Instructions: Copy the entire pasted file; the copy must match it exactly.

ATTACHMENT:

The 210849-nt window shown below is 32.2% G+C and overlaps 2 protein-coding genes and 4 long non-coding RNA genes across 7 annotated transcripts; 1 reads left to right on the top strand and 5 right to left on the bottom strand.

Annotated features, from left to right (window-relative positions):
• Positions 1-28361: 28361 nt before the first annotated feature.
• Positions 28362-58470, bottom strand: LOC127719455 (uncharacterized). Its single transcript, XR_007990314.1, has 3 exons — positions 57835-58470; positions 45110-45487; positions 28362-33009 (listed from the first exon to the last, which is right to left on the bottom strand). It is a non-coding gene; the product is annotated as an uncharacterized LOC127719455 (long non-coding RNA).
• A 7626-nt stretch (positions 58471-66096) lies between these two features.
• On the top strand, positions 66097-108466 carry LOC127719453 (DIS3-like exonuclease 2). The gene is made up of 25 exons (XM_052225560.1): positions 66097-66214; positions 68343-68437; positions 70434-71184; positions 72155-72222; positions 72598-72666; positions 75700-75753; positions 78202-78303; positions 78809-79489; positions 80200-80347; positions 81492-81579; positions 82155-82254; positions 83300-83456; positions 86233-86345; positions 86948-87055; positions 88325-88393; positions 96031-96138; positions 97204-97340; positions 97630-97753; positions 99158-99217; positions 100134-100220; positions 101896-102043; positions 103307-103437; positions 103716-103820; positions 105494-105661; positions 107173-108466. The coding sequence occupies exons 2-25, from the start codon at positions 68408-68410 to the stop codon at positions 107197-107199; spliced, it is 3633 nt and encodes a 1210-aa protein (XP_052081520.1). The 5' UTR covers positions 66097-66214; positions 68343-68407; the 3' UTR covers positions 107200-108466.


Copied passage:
The 210849-nt window shown below is 32.2% G+C and overlaps 2 protein-coding genes and 4 long non-coding RNA genes across 7 annotated transcripts; 1 reads left to right on the top strand and 5 right to left on the bottom strand.

Annotated features, from left to right (window-relative positions):
• Positions 1-28361: 28361 nt before the first annotated feature.
• Positions 28362-58470, bottom strand: LOC127719455 (uncharacterized). Its single transcript, XR_007990314.1, has 3 exons — positions 57835-58470; positions 45110-45487; positions 28362-33009 (listed from the first exon to the last, which is right to left on the bottom strand). It is a non-coding gene; the product is annotated as an uncharacterized LOC127719455 (long non-coding RNA).
• A 7626-nt stretch (positions 58471-66096) lies between these two features.
• On the top strand, positions 66097-108466 carry LOC127719453 (DIS3-like exonuclease 2). The gene is made up of 25 exons (XM_052225560.1): positions 66097-66214; positions 68343-68437; positions 70434-71184; positions 72155-72222; positions 72598-72666; positions 75700-75753; positions 78202-78303; positions 78809-79489; positions 80200-80347; positions 81492-81579; positions 82155-82254; positions 83300-83456; positions 86233-86345; positions 86948-87055; positions 88325-88393; positions 96031-96138; positions 97204-97340; positions 97630-97753; positions 99158-99217; positions 100134-100220; positions 101896-102043; positions 103307-103437; positions 103716-103820; positions 105494-105661; positions 107173-108466. The coding sequence occupies exons 2-25, from the start codon at positions 68408-68410 to the stop codon at positions 107197-107199; spliced, it is 3633 nt and encodes a 1210-aa protein (XP_052081520.1). The 5' UTR covers positions 66097-66214; positions 68343-68407; the 3' UTR covers positions 107200-108466.